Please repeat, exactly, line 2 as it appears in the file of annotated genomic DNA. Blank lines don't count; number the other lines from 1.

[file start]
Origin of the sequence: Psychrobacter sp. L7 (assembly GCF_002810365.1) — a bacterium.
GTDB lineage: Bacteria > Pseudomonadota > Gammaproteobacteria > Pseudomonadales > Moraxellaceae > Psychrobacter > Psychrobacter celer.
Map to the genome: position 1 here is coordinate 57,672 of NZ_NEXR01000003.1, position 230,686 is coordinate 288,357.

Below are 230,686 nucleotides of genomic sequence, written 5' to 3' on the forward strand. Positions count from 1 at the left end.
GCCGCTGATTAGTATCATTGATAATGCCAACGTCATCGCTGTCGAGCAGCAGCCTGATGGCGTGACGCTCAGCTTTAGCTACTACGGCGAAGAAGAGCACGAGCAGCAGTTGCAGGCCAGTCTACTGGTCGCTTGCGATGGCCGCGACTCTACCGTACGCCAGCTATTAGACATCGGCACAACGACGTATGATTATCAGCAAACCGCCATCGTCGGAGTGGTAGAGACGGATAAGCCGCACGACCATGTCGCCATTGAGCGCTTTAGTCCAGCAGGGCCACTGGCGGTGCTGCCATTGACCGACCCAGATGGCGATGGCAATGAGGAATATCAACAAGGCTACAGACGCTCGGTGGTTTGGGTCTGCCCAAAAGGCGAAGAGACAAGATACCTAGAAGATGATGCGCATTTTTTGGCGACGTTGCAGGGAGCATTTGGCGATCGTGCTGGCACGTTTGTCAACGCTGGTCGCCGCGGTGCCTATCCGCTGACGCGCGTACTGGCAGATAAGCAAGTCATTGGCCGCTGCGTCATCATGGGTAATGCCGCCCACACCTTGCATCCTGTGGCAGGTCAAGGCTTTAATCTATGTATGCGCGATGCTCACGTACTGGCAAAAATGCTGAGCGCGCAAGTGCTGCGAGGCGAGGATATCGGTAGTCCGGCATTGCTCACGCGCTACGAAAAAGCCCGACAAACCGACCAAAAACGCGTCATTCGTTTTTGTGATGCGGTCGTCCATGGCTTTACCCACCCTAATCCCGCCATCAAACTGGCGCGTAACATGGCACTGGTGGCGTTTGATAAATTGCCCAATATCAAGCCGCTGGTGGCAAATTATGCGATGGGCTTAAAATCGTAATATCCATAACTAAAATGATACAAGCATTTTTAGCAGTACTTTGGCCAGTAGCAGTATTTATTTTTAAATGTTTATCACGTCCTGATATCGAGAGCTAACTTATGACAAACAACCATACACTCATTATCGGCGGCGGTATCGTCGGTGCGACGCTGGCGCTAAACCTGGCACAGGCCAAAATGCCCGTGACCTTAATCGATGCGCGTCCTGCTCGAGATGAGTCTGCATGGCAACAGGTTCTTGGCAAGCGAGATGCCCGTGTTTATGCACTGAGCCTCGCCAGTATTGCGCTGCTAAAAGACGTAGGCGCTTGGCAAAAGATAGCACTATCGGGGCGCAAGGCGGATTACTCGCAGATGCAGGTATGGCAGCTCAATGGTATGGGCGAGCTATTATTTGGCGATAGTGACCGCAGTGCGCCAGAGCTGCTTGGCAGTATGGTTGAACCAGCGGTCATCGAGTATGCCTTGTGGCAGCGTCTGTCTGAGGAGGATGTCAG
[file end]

GTDB lineage: Bacteria > Pseudomonadota > Gammaproteobacteria > Pseudomonadales > Moraxellaceae > Psychrobacter > Psychrobacter celer.